This is a very touchy subject. The painting of new work, be it a new house or a room addition, can be very time consuming. Many homeowners are used to painting a bedroom in a weekend. Surfaces that have never been painted usually require more coats of paint and a significant amount of spackling, sanding, and caulking. These tasks can be overwhelming for the average homeowner. Be very careful if you decide to attempt this type of work. I once witnessed an occasion where a homeowner took 26 days to paint a job that my painter had figured would take 5 days. The homeowner was, needless to say, very distressed.
Frequently, many contractors include in their bids an amount to do final dusting, window cleaning, etc. Ask if you can perform these tasks yourself. In all probability, you will do a much better job of cleaning than the contractor. Usually, they are more than happy to assign this task to you.
Many homeowners are very capable at landscaping. This work is usually performed at the end of the project and a perfect task for a homeowner. If you remove this task from the contractor, you can also save any profit he or she may have attached to this task as well.
If you decide to attempt any of these tasks, you should consider doing the following. If you follow these steps, you will maximize the amount of money that you can possibly save.
- When your job is put out for bid, request itemized quotations for each phase of the job. You know that all of the above tasks have to be done on your job, and you simply want to see what they cost. You want the entire job broken down, not just the above tasks. See the CHECKLIST FORMS for these types of breakdowns.
- Do not mention in the bidding stage or when you first meet the contractor's that you are interested in performing sweat equity tasks. Only mention this interest after you have received the itemized quotations.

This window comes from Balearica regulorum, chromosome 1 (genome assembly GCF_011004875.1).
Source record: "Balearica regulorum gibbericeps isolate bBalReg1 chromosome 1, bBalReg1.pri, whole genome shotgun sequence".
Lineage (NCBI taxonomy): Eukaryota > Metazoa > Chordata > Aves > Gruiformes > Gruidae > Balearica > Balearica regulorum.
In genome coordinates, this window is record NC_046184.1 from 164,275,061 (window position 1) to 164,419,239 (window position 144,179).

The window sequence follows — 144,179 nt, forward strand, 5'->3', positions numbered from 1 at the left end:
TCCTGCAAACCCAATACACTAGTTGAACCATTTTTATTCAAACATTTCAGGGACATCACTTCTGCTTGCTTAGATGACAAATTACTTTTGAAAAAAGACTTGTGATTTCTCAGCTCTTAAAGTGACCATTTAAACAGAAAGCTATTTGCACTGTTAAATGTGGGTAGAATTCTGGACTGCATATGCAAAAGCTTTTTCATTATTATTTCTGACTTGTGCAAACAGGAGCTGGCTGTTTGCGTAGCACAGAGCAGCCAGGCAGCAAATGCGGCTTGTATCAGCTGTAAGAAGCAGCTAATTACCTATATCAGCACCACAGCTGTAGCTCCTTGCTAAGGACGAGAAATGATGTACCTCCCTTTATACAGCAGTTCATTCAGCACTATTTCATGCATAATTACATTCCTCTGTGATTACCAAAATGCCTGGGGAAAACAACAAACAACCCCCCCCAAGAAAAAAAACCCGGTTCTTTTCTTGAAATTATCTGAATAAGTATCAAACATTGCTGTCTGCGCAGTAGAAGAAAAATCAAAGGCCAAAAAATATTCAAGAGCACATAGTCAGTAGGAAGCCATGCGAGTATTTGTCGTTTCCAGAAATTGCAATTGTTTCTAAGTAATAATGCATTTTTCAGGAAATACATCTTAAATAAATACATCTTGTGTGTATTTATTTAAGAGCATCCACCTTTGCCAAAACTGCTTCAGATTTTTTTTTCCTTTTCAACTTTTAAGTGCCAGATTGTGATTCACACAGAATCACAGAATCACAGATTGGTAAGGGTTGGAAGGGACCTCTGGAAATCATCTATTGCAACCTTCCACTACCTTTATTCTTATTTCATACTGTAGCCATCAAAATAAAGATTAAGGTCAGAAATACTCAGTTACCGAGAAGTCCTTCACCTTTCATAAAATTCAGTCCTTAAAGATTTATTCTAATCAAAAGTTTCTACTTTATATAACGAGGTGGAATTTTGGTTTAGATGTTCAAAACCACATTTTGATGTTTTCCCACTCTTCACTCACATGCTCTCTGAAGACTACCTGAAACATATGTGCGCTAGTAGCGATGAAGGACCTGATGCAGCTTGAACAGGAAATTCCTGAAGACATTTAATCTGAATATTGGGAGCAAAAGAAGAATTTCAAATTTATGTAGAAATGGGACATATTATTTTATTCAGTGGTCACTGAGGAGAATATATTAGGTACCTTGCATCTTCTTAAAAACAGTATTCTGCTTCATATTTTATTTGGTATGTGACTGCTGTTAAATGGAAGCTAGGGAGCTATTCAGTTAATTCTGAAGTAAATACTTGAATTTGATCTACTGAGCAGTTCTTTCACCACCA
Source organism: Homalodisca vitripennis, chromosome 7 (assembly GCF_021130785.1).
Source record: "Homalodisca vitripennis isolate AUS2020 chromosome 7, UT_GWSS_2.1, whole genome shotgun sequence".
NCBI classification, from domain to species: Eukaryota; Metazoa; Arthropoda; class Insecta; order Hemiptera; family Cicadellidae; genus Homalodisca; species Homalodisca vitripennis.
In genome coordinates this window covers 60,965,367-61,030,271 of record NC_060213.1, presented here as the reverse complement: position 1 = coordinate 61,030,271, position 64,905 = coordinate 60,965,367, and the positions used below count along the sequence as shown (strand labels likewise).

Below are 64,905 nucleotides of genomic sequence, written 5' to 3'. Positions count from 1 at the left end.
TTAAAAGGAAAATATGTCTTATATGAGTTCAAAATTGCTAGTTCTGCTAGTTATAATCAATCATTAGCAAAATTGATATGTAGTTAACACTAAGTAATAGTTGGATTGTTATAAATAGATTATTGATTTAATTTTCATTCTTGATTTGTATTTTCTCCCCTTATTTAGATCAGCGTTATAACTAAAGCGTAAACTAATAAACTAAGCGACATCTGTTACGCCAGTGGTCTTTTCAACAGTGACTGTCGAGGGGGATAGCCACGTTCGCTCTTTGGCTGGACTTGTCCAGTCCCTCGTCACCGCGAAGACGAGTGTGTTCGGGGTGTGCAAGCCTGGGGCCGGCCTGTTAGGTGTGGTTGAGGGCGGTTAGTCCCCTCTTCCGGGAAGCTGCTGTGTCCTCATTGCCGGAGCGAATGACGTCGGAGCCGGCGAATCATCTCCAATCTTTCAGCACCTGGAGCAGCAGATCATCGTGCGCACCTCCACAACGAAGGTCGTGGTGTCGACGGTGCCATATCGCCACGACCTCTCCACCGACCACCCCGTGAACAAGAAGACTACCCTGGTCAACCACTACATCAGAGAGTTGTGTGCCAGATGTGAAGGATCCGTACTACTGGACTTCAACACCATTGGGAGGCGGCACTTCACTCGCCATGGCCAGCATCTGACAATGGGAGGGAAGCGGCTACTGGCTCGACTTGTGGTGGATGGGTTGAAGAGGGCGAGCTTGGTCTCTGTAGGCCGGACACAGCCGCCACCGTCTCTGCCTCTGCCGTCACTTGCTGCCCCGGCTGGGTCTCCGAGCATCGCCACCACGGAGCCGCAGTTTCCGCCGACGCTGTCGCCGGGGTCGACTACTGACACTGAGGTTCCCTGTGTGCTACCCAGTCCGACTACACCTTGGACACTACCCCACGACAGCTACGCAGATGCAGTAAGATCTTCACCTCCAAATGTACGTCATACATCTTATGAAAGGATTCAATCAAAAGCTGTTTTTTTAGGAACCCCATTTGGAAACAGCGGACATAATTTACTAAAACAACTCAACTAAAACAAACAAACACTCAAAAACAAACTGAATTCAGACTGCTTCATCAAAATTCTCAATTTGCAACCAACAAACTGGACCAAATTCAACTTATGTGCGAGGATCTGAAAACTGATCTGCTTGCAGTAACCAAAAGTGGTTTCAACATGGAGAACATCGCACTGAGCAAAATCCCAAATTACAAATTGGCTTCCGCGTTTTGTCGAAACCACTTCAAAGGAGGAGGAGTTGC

- Use the sweat equity tasks as a negotiating point. See which contractor offers the best discount for the amount of work you promise to do. Make sure that what you propose to do is very realistic and prove that you can do it. A contractor who wants the job may be willing to allow you to do more tasks and / or offer more of a rebate to you.
Tips To Help Minimize Delays
Request A Schedule
Ask for a simple schedule which shows each aspect of the job and when it will occur. This will help you to make sure that you will accomplish your tasks on time.
Pre-Select Materials & Fixtures
These items have to be selected at some point. You might as well do it as soon as possible. This allows plenty of time, in the event that you can not make up your mind. Special order items should arrive on time.
Make Follow Up Phone Calls
Make sure that ordered items have in fact been ordered. Will they be shipped on schedule? Can you obtain a written order confirmation?
AVOID CHANGE ORDERS: Think out your project completely prior to starting. Consider all possibilities during the planning stage, not the construction phase. Ask for help or sketches, if you have trouble visualizing what a blueprint will look like in 3 - dimensions.